I don’t really remember my first talk in junior Sunday School. I’ve been told that I froze at the pulpit, went pale in the face, and couldn’t get out a word. My dad came up beside me, trying to convince me to speak the words I had worked so hard to prepare and memorize. But I was one small four-year-old with many faces looking up expectantly. All this fledgling introvert wanted was to hide away among her classmates. But a loving determined mother with a little down-home wisdom offered this introvert a three-step program, adapted specifically for her as the one deeply loved and in need of help.
Choose Your Listener
Considering my first experience as the one behind the podium, I’m not sure when I began speaking publicly with confidence. This developed as my mother taught her three-step strategy:
- Choose the one person in the audience you will look at as you speak.
- Focus only on that person.
- Speak directly to the individual, with confidence and clarity.
Yet today as a professor, I often approach a lectern trying to calm a pounding heart, turning tummy, and sweating palms. As I wrap up another semester of teaching, I am longing for rest and quiet, retreating gratefully from the front of the room.
I love teaching, but I’m still comfortable as an introvert suited to quiet, back rows.
But reflecting on my speaker phobia, I discover that I’m learning to harness divine gifts with desire to share those gifts to glorify God in ways I cannot do from the back row.
Choose Your Challenge
In a recent conference address, Michelle Craig of the Young Women general presidency shared a powerful insight:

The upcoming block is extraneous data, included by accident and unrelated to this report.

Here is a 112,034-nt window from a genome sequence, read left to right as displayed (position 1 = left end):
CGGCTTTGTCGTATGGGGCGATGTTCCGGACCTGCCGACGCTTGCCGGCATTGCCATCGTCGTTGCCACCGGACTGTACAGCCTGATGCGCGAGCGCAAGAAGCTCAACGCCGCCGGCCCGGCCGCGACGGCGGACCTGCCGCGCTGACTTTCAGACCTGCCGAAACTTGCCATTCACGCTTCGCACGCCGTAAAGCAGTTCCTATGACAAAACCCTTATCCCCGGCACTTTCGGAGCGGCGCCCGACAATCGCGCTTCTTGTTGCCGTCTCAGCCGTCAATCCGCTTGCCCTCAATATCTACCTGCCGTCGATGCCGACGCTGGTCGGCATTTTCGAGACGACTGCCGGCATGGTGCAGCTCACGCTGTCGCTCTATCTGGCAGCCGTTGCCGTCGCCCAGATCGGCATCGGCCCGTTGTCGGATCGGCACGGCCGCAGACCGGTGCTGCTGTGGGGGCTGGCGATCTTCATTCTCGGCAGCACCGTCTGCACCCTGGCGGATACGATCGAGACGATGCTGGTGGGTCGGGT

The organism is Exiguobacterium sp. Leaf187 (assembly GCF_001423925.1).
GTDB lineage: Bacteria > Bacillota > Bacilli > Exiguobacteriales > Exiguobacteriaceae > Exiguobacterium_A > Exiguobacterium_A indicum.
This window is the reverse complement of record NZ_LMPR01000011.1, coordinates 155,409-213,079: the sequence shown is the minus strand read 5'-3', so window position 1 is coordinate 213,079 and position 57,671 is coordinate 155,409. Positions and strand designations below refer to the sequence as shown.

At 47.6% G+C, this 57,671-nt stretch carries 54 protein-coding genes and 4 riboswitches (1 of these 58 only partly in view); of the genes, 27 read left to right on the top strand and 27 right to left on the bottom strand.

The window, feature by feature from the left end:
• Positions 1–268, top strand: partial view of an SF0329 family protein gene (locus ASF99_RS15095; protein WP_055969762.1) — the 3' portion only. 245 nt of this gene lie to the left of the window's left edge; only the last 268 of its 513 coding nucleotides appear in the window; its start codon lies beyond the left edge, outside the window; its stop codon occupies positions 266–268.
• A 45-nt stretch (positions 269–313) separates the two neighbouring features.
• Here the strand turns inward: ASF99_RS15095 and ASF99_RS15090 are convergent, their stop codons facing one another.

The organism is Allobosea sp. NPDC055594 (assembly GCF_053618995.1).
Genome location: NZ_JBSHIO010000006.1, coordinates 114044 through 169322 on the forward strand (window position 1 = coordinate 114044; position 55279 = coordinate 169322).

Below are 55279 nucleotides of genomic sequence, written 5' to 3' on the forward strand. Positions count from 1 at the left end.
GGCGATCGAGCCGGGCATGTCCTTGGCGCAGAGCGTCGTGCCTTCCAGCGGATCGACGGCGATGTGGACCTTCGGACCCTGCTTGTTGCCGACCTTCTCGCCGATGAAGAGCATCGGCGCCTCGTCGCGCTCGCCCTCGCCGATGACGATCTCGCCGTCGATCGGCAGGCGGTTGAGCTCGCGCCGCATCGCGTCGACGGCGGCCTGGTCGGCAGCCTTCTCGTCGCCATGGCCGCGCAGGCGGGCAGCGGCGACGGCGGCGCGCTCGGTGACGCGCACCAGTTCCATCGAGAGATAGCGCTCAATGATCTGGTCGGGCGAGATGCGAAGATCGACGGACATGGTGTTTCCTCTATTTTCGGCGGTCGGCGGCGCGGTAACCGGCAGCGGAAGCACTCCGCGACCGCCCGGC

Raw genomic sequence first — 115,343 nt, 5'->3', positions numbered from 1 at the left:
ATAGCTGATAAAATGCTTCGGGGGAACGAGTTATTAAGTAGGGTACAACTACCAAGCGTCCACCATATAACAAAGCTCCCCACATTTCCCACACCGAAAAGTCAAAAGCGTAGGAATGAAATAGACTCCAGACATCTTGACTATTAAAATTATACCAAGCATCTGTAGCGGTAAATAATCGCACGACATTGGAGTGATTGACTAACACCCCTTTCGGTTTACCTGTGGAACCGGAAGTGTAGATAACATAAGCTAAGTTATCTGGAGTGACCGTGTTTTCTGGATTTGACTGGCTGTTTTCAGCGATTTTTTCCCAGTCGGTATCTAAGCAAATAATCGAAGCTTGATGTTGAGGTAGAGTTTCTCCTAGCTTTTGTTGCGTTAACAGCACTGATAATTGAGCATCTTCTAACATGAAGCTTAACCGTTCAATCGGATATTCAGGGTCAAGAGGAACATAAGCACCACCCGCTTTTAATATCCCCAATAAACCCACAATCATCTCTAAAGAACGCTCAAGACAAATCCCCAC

I am learning that Heavenly Father is more interested in my growth as a disciple of Jesus Christ than He is with my comfort. I may not always want it to be that way—but it is!1
Uncomfortable contexts press us onward to grow. Perhaps we introverts might take some quiet time to contemplate the growth we see in ourselves.
Do we now step willingly up to a podium and address not only the one focus person but many persons who can learn and grow from our message? If we have performance anxiety, do we focus on the music we love and those we want to share it with?—people we want to and know we can love.
Do we think with admiration and respect of brave disciples who navigated past comfort to growth? As we face difficult challenges within our own sphere, do we look to the many and serve God, or do we focus only on ourselves?
Remember God’s Chosen
Mary was a most virtuous woman of humble circumstances. She was willing to deliver her holy child in a stable. Might she have preferred private places where she could have avoided greeting groups of people she did not know?
But Mary was to serve a higher and holier mission. Her focus was on Jesus. He was the one who would bring life, light, and salvation to the world. Mary’s comfort was not an issue.
Joseph was trusted as the mortal guardian of Jesus Christ. Perhaps he would have been comfortable with the quiet, creative labor of his carpenter shop.
But Joseph was the one called to receive revelation and act to protect the Savior of the world. The comfort of a modest shop was not Joseph’s role.
The shepherds were watching over the vulnerable sheep, peaceful and calm—but not for long. Brilliant lights, the Angel Gabriel, and joyful angel voices called them as witnesses of the birth of God’s son, the Savior of the World.2
The shepherds didn’t seem to wonder if their witness would be uncomfortable. To be among those called took precedence over everything.With no hesitation, they hastened to find the babe.
Participants in the adoration of nativity responded by adapting the three-step process: (a) choosing where to direct attention, (b) focusing on what was needed, and (c) acting with confidence and clarity.
Any of us might be the one with a role affecting lives of an incalculable number of others. In our temporary fallen state, we are blessed with opportunities to help sisters and brothers progress toward perfection.
Perhaps this Christmas, as we choose to recognize and focus on the Holy Child, seeking as disciples to connect with and serve the master teacher and healer, we may find that discipleship is not meant to be comfortable.
But we strive to claim the sure promise: “I will not leave you comfortless” (John 14:18). As we search, we experiences progress and growth from our effort. Uncomfortable times draw out the divine within us—connecting us to our loved and loving Savior Jesus Christ.